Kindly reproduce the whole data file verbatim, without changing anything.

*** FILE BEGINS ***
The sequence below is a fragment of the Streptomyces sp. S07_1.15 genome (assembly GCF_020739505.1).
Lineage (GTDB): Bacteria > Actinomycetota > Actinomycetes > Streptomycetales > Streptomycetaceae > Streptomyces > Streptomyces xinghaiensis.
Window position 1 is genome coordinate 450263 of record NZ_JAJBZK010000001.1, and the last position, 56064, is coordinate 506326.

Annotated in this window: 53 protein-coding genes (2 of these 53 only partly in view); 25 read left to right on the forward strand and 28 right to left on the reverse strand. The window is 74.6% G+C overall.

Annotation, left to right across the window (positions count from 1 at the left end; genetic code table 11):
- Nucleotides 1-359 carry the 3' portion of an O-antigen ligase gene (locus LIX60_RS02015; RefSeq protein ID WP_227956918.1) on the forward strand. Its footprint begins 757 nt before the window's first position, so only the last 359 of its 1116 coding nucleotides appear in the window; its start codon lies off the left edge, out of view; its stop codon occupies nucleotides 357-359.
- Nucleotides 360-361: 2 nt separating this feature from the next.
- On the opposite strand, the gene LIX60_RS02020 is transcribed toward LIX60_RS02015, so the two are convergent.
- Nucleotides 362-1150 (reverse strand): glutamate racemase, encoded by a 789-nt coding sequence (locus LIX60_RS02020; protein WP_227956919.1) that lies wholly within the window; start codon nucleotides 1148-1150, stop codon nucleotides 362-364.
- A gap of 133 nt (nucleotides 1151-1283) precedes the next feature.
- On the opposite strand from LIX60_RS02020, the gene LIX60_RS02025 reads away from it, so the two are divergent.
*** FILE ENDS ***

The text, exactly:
The sequence below is a fragment of the Streptomyces sp. S07_1.15 genome (assembly GCF_020739505.1).
Lineage (GTDB): Bacteria > Actinomycetota > Actinomycetes > Streptomycetales > Streptomycetaceae > Streptomyces > Streptomyces xinghaiensis.
Window position 1 is genome coordinate 450263 of record NZ_JAJBZK010000001.1, and the last position, 56064, is coordinate 506326.

Annotated in this window: 53 protein-coding genes (2 of these 53 only partly in view); 25 read left to right on the forward strand and 28 right to left on the reverse strand. The window is 74.6% G+C overall.

Annotation, left to right across the window (positions count from 1 at the left end; genetic code table 11):
- Nucleotides 1-359 carry the 3' portion of an O-antigen ligase gene (locus LIX60_RS02015; RefSeq protein ID WP_227956918.1) on the forward strand. Its footprint begins 757 nt before the window's first position, so only the last 359 of its 1116 coding nucleotides appear in the window; its start codon lies off the left edge, out of view; its stop codon occupies nucleotides 357-359.
- Nucleotides 360-361: 2 nt separating this feature from the next.
- On the opposite strand, the gene LIX60_RS02020 is transcribed toward LIX60_RS02015, so the two are convergent.
- Nucleotides 362-1150 (reverse strand): glutamate racemase, encoded by a 789-nt coding sequence (locus LIX60_RS02020; protein WP_227956919.1) that lies wholly within the window; start codon nucleotides 1148-1150, stop codon nucleotides 362-364.
- A gap of 133 nt (nucleotides 1151-1283) precedes the next feature.
- On the opposite strand from LIX60_RS02020, the gene LIX60_RS02025 reads away from it, so the two are divergent.